The Eastern Wild Turkey

A Popular Choice For Turkey Hunters

The eastern wild turkey is a medium-sized ground bird indigenous to North America, the only surviving species of the genus turkeys, and the second extant species of turkey, among the two extinct members of this order.

It is also the ancestor of the domestic turkeys, which was initially derived from a Mexican subspecies of turkey. Although the origin of domesticated turkeys is not yet known, it is assumed that their domestication took place after the divergence of at least two previously independent lineages, namely the Old World blackbird and the Asian swan.

This split brought forth the appearance of several different subspecies in North America. Biologically, the most significant physical differences among the various subspecies are in size, shell shape, migration patterns, behavior, diet, habitat preferences, and reproductive rate.

The Different Subspecies of Eastern Wild Turkey

All North American wild turkeys have similar characteristics concerning habitat, size, general appearance, and reproductive rate, but differ significantly in body size, shell shape (both shoulder and underbelly), weight, and tail feathers.

Despite these general characteristics, each subspecies of the eastern wild turkeys has a slightly different appearance, including those that are native to parts of Mexico, such as the Lesser Antillean; Lesser Jackeleons, including the Papionaceae; and the Lesser Blues, which are native to the sagebrush steppe of western Colorado and adjacent areas.

The Lesser Blues has a shape that has a nearly triangular shape with a short neck and a heavy underbelly. They weigh about eight pounds and are half to two feet long. Their tail feathers, unlike that of the wild turkeys, are completely black or reddish and their head, neck, chest, and belly are white.

Lesser Antillean Wild Turkeys have a gray ground color, along with darkish heads, necks, chests, and bellies. They have slightly heavier bodies than the other subspecies, weighing up to thirty pounds each. They have moderately sized tails, though some specimens have unusually long and droopy tails. Their adult males weigh about eighteen pounds, with the lighter colored undersides being only six to eight inches long.

The smallest of the four eastern wild turkeys, the Lesser Blues has a profile that is quite small, making them particularly cute. Their adult males weight only eight pounds, with the lighter colored undersides being only four to five inches long. Their tails are orange or red in color, with the dark-colored underbelly being a light-colored ring. Their ears are rounded and pointed, while their faces have pronounced cheekbone.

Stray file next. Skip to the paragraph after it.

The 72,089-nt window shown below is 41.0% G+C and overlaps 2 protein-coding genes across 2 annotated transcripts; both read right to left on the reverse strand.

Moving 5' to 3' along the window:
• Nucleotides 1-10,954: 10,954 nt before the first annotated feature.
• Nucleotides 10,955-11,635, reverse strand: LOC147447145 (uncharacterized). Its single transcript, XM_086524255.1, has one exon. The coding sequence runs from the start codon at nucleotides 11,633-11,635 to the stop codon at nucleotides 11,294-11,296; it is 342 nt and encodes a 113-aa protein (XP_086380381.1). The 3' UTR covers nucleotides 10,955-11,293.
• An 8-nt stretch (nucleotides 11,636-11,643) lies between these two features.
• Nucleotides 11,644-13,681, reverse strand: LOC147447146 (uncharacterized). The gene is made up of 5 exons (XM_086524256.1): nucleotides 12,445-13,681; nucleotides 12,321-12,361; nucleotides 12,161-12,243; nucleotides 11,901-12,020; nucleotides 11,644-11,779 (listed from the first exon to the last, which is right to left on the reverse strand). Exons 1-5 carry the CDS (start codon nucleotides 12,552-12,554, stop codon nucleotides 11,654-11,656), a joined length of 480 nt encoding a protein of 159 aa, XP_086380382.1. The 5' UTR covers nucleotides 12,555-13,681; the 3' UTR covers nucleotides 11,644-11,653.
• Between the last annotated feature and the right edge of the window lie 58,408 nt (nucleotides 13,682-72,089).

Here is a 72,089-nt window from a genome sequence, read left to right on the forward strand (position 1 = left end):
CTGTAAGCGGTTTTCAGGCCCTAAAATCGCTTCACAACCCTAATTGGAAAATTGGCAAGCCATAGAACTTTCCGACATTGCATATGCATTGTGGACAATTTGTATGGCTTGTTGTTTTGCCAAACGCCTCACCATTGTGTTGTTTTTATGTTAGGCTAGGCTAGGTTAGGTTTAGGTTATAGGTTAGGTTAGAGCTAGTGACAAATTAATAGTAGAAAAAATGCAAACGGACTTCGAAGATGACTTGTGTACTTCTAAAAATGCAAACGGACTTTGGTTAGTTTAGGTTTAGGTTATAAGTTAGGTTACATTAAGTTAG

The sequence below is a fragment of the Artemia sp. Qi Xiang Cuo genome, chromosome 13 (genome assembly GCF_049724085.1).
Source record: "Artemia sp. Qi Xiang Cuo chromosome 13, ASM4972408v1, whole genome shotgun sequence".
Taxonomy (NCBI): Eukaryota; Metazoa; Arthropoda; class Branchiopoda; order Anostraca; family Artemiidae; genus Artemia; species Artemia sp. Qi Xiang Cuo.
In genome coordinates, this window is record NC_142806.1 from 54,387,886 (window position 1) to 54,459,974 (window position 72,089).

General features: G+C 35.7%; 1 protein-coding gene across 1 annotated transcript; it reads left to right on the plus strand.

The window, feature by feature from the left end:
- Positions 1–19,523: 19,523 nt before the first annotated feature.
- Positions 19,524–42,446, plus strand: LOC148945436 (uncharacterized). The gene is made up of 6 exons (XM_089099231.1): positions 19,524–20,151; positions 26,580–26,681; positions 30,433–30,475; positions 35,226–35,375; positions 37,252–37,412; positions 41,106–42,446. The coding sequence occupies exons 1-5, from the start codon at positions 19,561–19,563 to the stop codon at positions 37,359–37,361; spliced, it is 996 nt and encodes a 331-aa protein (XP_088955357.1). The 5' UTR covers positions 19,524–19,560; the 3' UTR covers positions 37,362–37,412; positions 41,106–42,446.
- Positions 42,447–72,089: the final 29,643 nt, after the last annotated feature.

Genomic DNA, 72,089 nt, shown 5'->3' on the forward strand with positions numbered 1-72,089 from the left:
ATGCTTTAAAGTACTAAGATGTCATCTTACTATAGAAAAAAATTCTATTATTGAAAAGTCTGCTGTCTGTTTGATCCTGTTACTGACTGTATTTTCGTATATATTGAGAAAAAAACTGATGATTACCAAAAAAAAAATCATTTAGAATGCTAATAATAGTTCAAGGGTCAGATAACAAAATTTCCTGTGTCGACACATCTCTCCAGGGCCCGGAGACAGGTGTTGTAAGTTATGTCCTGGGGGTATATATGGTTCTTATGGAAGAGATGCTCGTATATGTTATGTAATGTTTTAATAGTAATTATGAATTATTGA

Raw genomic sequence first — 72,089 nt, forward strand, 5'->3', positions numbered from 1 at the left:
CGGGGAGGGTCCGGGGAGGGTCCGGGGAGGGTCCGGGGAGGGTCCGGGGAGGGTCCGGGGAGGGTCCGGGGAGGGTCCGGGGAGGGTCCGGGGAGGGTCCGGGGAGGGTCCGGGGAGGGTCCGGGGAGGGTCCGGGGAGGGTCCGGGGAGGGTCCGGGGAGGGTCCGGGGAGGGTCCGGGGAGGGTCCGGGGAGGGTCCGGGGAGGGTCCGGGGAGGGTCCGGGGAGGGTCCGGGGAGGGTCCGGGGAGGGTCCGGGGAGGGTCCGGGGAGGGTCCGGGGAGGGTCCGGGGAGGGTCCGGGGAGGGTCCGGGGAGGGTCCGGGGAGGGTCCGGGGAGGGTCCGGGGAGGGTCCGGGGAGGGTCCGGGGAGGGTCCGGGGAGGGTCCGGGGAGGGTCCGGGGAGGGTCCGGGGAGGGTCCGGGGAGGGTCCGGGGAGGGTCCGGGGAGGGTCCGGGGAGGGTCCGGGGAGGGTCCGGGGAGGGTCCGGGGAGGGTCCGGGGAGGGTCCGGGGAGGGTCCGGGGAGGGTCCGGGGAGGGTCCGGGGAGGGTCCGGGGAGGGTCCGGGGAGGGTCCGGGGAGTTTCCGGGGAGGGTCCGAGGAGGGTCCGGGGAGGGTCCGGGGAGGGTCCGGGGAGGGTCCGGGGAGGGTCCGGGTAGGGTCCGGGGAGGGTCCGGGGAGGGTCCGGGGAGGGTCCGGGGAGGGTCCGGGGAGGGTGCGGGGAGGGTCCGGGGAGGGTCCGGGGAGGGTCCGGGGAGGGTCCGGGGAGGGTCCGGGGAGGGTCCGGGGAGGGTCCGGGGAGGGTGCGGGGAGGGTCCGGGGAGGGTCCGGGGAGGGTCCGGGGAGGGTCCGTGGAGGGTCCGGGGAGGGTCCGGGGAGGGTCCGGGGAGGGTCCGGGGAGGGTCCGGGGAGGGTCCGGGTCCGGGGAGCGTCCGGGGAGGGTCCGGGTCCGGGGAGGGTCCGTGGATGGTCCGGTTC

The largest subspecies weigh up to twenty pounds and have a similarly shaped figure with a somewhat rounded nose. Compared to the other subspecies, these turkeys have larger torsos and have darker heads, throats, chests, bellies, and heads. Also, these birds have much heavier feathers for survival in colder weather. Lesser Blues has adult males that weigh up to twelve pounds and have gray or reddish breast feathers, with some specimens having pinkish belly feathers.

With the Eastern Wild Turkeys, you will notice that their neck is straighter as well as their beaks and tail feathers are bushy. In addition, adult females weigh between eight to 12 pounds and their male counterparts weigh between twelve to fifteen pounds. Lesser Blues has adult males that weigh between twelve to fifteen pounds and have brown upperparts, while the females have red and white upperparts.

As you can see, the size of a turkey can vary drastically depending on the subspecies. So, if you want to hunt them, it would be best to determine the right size for your hunting needs before going on a hunt.

Although they do share a few similar characteristics, each of these subspecies still has unique characteristics of its own. Knowing this will help you identify which of these birds to target on your next hunt for the elusive eastern wild turkey.

Written by Mark Metzlov

A certified "Crossbow Guru," with over 35 years of bowhunting experience Mark loves to test new crossbow models at the range, and in the woods during hunting season. Mark is also a top-notch wild game chef who can cook up a wicked venison burger on a moment's notice!

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